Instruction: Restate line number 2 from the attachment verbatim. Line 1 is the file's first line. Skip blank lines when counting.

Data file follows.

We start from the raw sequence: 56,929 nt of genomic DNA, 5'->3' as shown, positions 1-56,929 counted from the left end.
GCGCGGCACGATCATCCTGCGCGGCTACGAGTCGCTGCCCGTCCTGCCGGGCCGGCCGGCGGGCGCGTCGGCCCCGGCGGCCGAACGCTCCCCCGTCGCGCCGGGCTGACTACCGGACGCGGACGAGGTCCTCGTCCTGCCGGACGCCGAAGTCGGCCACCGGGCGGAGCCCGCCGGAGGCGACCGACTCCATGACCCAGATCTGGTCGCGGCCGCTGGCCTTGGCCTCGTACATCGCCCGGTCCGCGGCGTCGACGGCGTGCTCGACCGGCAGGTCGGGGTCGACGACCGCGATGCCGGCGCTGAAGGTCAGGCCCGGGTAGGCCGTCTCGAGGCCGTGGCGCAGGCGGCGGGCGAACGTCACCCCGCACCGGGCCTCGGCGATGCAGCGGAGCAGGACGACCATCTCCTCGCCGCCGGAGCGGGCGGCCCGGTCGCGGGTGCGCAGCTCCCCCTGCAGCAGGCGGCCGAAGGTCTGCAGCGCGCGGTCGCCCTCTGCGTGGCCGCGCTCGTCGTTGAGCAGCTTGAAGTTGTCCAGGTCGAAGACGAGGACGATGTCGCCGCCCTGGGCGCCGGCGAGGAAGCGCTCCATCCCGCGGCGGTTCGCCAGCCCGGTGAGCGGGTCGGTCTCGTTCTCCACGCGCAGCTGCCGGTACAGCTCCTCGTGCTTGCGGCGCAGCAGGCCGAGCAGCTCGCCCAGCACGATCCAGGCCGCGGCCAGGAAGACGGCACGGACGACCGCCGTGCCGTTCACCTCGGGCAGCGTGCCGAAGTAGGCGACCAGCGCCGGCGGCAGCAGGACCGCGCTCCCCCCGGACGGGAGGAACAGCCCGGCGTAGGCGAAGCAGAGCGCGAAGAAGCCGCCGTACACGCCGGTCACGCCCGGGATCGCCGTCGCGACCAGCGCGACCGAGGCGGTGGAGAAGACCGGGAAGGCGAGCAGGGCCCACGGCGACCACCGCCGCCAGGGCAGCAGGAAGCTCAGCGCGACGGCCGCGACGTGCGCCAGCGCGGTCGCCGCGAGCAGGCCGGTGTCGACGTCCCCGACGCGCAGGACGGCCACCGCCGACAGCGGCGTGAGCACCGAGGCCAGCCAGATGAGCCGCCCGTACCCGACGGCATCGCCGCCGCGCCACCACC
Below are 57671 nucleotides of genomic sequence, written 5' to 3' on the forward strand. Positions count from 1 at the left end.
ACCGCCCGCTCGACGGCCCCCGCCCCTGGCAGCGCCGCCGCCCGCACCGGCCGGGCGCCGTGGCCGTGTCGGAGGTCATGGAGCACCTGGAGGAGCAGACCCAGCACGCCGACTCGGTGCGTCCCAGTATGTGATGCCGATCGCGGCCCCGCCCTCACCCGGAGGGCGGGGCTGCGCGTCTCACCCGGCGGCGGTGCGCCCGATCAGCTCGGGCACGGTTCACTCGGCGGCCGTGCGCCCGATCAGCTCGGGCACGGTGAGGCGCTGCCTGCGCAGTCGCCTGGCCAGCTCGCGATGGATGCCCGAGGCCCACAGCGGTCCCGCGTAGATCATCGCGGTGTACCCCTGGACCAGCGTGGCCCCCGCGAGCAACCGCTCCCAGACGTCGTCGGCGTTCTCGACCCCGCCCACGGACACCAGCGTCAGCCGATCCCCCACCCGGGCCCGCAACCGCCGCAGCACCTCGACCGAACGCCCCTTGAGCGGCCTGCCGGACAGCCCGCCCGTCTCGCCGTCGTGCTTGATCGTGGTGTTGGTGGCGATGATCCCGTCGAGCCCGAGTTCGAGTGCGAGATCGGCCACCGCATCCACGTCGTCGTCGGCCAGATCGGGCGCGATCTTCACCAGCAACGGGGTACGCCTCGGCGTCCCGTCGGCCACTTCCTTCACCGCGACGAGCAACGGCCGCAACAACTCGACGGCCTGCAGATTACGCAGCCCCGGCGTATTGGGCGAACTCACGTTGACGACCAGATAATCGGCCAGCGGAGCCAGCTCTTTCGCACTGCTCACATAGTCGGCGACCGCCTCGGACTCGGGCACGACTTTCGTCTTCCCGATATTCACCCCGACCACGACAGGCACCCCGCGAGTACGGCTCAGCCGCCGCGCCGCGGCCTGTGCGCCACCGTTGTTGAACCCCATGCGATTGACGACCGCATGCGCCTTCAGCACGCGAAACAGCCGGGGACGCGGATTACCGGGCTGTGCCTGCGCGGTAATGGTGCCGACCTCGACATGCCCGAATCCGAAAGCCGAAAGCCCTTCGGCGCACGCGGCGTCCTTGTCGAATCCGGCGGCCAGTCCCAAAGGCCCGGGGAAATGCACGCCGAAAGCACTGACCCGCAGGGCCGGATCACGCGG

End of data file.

GCGCGGCACGATCATCCTGCGCGGCTACGAGTCGCTGCCCGTCCTGCCGGGCCGGCCGGCGGGCGCGTCGGCCCCGGCGGCCGAACGCTCCCCCGTCGCGCCGGGCTGACTACCGGACGCGGACGAGGTCCTCGTCCTGCCGGACGCCGAAGTCGGCCACCGGGCGGAGCCCGCCGGAGGCGACCGACTCCATGACCCAGATCTGGTCGCGGCCGCTGGCCTTGGCCTCGTACATCGCCCGGTCCGCGGCGTCGACGGCGTGCTCGACCGGCAGGTCGGGGTCGACGACCGCGATGCCGGCGCTGAAGGTCAGGCCCGGGTAGGCCGTCTCGAGGCCGTGGCGCAGGCGGCGGGCGAACGTCACCCCGCACCGGGCCTCGGCGATGCAGCGGAGCAGGACGACCATCTCCTCGCCGCCGGAGCGGGCGGCCCGGTCGCGGGTGCGCAGCTCCCCCTGCAGCAGGCGGCCGAAGGTCTGCAGCGCGCGGTCGCCCTCTGCGTGGCCGCGCTCGTCGTTGAGCAGCTTGAAGTTGTCCAGGTCGAAGACGAGGACGATGTCGCCGCCCTGGGCGCCGGCGAGGAAGCGCTCCATCCCGCGGCGGTTCGCCAGCCCGGTGAGCGGGTCGGTCTCGTTCTCCACGCGCAGCTGCCGGTACAGCTCCTCGTGCTTGCGGCGCAGCAGGCCGAGCAGCTCGCCCAGCACGATCCAGGCCGCGGCCAGGAAGACGGCACGGACGACCGCCGTGCCGTTCACCTCGGGCAGCGTGCCGAAGTAGGCGACCAGCGCCGGCGGCAGCAGGACCGCGCTCCCCCCGGACGGGAGGAACAGCCCGGCGTAGGCGAAGCAGAGCGCGAAGAAGCCGCCGTACACGCCGGTCACGCCCGGGATCGCCGTCGCGACCAGCGCGACCGAGGCGGTGGAGAAGACCGGGAAGGCGAGCAGGGCCCACGGCGACCACCGCCGCCAGGGCAGCAGGAAGCTCAGCGCGACGGCCGCGACGTGCGCCAGCGCGGTCGCCGCGAGCAGGCCGGTGTCGACGTCCCCGACGCGCAGGACGGCCACCGCCGACAGCGGCGTGAGCACCGAGGCCAGCCAGATGAGCCGCCCGTACCCGACGGCATCGCCGCCGCGCCACCACC